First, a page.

Conference Catch-up: Big Ten
The Big Ten was the best conference in the nation last season, with games between the top four teams quickly becoming must-watch league showdowns. A year before realignment changes the mix again (with Maryland and Rutgers entering the fray, creating a 14-team league), the conference should again be in the discussion for the nation’s best. While the ACC now has more traditional “big names” with the import of Syracuse (as well as Pitt and Notre Dame) to join Duke and North Carolina, the actual play on the court could still favor the Big Ten this season, as there is at least one legit national title threat, several others who believe they can crash the party in Dallas in April, and good depth in the middle of the league that should lead to a strong number of NCAA bids. The bottom half of the league looks better than what the ACC will serve up, so things could again be tops in the Big Ten.
The return of Michigan’s Mitch McGary and Glenn Robinson III keeps the Wolverines in legit contender mode and adds another layer of quality depth to the top of the conference. It also helps fuel the recent resurgence of the in-state rivalry with Michigan. At the World University Games tryouts this summer, I joked with Adreian Payne that being on a team coached (in part) by John Beilein would soften the rivalry edge a bit. He replied, “I’m not playing him when we’re on the court. I’m playing his players.” OK, then. With Indiana re-established (albeit in a bit of a transition this year) and Ohio State expected to be strong once again, the traditional programs/rivalries look as good as they have been in a long time.
Player to Watch
The league is loaded with good players, a number of whom are “better” than this player, but the one who may be the most crucial to the eventual upside of a contender is Michigan State point guard Keith Appling. Between Gary Harris’ and Travis Trice’s injuries last season and Appling’s inexperience at the 1, the Spartans didn’t get the consistent guard play needed to be a true national title contender. Tom Izzo is raving about Appling’s progress this spring and if his perimeter cohorts stay healthy, the Spartans will have a much more fluid and well-rounded attack. If you need an alternative, a good pick would be Ohio State’s LaQuinton Ross.
The Spartans look to be the choice, although there are several ways you can go here. Retaining Payne for his senior season is a big boost, and the Spartans’ sophomore class looks primed for primetime. And how can you pick against Izzo when it appears he has the best personnel?
Michigan and Ohio State should be very much in the discussion for the regular-season crown. The Wolverines have plenty of talent back from the national finalists, and the Buckeyes have Aaron Craft back to spearhead one final season in Columbus. Even with losing Deshaun Thomas, the Buckeyes should be able to find enough offense to win a lot with how well they will defend.
Wisconsin, with Sam Dekker leading the way (and hopefully a fully healed Josh Gasser back), should be the handful it normally is. Expect a top-four finish, like always, with the chance for more. Iowa is the sexy choice here, with Aaron White and Roy Devyn Marble leading a Hawkeyes team that was a little unlucky to fall short of the NCAAs last season and absolutely should get there this year. And despite losing both Victor Oladipo and Cody Zeller to the top five of the NBA draft, Indiana has the pieces to be pretty solid again if things come together.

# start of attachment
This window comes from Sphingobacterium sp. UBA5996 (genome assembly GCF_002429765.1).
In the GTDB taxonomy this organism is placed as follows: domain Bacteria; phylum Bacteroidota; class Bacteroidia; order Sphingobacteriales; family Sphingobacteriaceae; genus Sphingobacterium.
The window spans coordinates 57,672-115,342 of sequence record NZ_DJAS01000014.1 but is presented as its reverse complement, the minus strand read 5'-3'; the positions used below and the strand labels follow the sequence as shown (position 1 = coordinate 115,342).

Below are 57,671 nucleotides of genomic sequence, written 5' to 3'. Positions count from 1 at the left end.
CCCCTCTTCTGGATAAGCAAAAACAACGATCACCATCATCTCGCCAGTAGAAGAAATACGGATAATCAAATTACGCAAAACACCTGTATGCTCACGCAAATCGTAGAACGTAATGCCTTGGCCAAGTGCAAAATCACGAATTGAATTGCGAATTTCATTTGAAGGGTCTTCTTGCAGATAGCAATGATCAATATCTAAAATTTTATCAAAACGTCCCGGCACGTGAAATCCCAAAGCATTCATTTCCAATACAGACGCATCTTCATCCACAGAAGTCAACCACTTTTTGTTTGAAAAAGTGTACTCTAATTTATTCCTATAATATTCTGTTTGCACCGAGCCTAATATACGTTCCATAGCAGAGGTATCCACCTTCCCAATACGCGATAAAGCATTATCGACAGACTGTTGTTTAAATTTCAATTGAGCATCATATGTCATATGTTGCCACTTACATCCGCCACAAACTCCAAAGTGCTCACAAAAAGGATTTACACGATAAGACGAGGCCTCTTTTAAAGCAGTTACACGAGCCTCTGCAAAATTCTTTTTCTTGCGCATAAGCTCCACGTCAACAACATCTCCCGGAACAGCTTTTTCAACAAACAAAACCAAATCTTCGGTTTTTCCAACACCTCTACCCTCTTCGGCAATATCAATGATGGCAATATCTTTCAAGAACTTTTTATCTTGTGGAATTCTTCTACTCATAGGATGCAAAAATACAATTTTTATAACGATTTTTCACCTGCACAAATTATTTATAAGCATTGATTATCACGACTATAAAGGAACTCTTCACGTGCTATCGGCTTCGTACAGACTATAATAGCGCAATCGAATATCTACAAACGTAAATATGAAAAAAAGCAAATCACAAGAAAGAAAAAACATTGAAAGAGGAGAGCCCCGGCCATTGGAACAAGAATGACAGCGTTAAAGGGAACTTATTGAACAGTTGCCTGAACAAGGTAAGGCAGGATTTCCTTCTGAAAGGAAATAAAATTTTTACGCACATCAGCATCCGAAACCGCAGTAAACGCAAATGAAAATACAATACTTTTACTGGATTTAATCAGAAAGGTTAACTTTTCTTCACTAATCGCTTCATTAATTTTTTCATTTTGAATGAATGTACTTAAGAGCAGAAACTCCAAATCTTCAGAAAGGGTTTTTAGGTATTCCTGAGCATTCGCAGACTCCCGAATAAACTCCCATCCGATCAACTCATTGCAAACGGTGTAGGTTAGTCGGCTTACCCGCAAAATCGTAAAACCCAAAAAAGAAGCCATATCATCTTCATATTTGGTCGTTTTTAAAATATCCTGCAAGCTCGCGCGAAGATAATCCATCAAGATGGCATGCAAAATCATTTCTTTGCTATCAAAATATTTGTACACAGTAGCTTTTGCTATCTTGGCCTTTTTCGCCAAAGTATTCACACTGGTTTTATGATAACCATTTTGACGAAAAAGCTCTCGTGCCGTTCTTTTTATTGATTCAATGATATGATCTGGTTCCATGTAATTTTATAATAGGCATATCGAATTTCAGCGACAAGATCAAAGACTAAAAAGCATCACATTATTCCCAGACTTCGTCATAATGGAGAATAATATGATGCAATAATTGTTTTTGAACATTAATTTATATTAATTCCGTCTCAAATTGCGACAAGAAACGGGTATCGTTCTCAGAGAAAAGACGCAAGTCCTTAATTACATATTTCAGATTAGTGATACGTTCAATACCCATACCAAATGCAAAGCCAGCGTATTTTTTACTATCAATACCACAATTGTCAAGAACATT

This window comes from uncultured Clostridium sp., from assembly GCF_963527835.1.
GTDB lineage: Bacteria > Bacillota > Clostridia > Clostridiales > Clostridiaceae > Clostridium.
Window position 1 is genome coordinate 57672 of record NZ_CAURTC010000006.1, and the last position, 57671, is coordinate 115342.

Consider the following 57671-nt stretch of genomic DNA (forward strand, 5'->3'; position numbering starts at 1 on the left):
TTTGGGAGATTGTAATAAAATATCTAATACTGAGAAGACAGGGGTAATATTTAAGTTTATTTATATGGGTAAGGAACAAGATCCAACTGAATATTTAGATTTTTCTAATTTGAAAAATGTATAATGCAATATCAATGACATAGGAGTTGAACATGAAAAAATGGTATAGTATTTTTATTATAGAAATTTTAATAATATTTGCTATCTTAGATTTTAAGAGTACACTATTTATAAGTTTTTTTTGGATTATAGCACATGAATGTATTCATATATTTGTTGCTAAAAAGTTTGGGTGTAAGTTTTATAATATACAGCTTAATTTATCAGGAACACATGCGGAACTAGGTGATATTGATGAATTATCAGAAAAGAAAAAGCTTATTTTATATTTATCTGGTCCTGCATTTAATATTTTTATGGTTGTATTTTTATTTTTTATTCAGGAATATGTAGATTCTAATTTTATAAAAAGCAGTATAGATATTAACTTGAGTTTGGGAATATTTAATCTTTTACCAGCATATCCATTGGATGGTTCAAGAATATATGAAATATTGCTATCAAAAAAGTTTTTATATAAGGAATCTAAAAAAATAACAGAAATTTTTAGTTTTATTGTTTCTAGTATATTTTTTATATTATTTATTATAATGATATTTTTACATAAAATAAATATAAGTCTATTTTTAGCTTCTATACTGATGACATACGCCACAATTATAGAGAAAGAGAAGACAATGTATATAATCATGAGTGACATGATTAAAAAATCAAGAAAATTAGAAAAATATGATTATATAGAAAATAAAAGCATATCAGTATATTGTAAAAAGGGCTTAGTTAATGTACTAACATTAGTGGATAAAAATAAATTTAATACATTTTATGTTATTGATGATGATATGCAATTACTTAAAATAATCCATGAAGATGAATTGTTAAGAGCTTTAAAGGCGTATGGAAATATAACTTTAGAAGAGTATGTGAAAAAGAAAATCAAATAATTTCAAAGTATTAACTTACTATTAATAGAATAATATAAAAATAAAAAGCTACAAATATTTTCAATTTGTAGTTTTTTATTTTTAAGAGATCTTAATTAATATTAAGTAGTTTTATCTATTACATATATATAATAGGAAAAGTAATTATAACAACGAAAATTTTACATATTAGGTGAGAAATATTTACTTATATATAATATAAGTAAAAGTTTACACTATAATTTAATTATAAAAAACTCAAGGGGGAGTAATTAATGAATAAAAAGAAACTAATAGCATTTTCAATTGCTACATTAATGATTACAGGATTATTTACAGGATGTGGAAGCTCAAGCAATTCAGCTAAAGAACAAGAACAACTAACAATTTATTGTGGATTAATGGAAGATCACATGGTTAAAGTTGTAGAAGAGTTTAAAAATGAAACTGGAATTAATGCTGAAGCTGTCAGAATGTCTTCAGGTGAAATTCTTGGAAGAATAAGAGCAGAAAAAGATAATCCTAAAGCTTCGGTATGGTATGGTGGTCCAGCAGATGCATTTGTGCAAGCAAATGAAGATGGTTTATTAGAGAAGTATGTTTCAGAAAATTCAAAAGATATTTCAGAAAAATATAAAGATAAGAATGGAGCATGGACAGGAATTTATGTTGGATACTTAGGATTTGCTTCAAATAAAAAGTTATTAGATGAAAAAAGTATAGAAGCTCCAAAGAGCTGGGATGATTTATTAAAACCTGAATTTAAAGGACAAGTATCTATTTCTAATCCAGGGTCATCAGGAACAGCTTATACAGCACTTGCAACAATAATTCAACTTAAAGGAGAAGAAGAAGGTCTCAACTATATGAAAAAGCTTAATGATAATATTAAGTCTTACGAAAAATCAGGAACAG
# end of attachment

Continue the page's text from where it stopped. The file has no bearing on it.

Three Big Questions
1) Can Indiana maintain its momentum?
The Hoosiers have a big freshman class coming in to help fill the holes left by the departed, with Noah Vonleh’s hype reaching incredible proportions. IU’s nonconference schedule is a better balance this season for this team, including dates at Syracuse, vs. Notre Dame in Indy, vs. Washington at Madison Square Garden and then either UConn or Boston College there, too. We’ll have a pretty solid idea come January of how this team is coming along. Even if there’s a moderate dip in W/L this year, it looks like Tom Crean and his staff have parlayed the Zeller catch and subsequent success into a sustainable longer-term outlook as Indiana regains its rightful place in the conference.
2) Which of the league’s ‘smaller’ stories will matter most?
It might not yield full impact this season, but Northwestern landing Chris Collins as its new head coach should be a longer-term win for the school. Mike Krzyzewski’s coaching tree has a very mixed history, but this local native should be the coach to get the Wildcats (finally) to the NCAA tournament for the first time in school history. Collins already has lured strong prospect Vic Law to the program, and his ability to get better talent should manifest itself in success sooner rather than later. In terms of this season, it will be interesting to see a) What impact Nebraska’s sold-out new arena has on the Huskers’ fortunes and b) How much scrappier Penn State will be with Tim Frazier back in the lineup.
3) What is the March prospectus?
Michigan State, Michigan and Ohio State are mortal locks for the NCAAs and likely top-four seeds. Wisconsin probably won’t be much below that, if at all. Beyond that, there’s room for teams to make a push. Iowa should get there. Indiana has the potential to do something, too. Illinois still will shoot its way in and out of games, but the talent is there to be an NCAA team. Can a surprise team emerge? Best bet is for six teams to make it, and maybe one more than that.